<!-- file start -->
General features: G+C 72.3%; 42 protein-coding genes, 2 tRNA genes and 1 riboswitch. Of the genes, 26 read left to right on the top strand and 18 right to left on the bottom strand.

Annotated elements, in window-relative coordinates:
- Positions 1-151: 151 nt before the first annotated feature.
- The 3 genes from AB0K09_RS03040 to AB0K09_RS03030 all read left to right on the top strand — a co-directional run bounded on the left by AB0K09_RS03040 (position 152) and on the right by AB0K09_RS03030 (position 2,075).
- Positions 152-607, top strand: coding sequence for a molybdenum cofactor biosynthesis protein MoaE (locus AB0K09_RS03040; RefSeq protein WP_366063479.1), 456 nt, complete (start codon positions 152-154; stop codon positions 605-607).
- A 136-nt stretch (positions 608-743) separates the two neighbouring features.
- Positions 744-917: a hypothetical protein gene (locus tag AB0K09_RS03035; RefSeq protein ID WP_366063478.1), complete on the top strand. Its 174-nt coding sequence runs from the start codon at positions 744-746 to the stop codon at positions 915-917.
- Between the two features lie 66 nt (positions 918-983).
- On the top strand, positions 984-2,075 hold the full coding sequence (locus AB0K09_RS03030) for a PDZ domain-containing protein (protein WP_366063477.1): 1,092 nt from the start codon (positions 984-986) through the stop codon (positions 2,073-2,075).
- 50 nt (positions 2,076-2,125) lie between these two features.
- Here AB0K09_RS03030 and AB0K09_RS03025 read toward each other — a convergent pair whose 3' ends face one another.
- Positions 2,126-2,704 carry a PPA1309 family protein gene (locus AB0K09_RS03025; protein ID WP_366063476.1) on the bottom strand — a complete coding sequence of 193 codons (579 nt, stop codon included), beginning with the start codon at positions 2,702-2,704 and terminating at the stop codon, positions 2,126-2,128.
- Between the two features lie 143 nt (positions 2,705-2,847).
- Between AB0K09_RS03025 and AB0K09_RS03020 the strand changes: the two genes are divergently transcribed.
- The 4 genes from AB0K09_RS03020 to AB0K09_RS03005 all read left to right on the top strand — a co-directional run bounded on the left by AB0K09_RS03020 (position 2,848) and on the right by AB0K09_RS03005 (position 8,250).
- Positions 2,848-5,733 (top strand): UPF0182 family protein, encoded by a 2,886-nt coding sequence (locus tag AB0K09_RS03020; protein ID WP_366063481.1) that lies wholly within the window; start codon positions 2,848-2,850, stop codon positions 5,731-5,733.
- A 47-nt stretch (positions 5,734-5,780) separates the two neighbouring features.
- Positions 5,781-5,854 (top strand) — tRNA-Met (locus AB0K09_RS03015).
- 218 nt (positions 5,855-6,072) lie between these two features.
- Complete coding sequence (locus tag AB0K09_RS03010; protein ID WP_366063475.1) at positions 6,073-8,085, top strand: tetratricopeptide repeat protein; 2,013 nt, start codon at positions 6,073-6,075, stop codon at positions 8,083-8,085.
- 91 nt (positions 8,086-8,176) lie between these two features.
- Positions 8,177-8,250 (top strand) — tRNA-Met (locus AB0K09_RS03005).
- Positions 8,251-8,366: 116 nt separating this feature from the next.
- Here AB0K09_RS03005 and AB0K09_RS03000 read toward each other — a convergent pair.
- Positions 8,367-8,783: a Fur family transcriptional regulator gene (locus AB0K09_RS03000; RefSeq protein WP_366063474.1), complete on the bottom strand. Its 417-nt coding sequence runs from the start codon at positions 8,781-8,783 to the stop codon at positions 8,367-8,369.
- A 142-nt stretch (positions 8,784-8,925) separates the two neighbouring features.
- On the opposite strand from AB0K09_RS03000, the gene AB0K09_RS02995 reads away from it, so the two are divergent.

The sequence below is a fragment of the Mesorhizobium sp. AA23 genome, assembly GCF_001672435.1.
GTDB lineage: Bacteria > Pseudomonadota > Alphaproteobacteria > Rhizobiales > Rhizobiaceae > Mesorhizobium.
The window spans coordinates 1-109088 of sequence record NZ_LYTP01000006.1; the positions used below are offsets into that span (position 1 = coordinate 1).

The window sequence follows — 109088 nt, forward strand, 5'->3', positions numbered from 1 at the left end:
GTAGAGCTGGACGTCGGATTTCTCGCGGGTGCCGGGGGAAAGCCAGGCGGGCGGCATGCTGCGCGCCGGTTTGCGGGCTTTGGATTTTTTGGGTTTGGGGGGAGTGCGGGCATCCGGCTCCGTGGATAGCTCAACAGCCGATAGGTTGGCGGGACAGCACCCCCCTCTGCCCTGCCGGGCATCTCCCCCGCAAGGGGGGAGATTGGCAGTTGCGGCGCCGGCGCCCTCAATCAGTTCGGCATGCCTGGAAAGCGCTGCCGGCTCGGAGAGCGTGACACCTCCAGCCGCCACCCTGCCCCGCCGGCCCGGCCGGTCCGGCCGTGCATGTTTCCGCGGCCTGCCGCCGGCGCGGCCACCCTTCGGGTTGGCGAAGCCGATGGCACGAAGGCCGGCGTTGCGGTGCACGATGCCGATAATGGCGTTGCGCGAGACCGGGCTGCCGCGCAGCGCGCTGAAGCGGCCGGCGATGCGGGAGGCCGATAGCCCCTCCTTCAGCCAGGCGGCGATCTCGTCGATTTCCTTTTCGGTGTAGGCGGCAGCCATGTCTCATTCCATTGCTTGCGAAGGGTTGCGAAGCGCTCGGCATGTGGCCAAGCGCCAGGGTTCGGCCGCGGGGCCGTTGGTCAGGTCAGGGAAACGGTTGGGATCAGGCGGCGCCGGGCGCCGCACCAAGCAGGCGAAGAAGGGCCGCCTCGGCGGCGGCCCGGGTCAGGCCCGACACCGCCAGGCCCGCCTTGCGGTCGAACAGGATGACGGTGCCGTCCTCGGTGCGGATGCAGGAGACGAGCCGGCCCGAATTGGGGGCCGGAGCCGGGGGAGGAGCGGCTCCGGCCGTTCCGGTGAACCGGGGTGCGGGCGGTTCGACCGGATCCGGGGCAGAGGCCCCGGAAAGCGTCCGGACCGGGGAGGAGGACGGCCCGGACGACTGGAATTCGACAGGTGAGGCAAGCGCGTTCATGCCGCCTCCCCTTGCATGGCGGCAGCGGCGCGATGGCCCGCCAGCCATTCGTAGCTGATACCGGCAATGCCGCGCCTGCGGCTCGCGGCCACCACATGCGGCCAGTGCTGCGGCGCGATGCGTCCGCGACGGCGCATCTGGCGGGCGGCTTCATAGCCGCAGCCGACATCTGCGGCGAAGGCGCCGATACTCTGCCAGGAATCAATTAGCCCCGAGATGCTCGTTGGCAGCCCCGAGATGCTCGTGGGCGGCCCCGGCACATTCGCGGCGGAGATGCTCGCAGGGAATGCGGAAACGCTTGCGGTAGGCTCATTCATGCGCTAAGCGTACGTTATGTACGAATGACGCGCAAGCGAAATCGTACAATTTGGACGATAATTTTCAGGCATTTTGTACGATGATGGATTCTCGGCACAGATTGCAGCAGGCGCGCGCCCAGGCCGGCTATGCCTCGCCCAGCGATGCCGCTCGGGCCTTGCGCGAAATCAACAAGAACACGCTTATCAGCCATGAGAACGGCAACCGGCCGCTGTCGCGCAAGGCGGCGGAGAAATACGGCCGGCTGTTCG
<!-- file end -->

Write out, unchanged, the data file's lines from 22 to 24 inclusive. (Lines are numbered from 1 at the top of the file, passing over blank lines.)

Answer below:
- Positions 8,177-8,250 (top strand) — tRNA-Met (locus AB0K09_RS03005).
- Positions 8,251-8,366: 116 nt separating this feature from the next.
- Here AB0K09_RS03005 and AB0K09_RS03000 read toward each other — a convergent pair.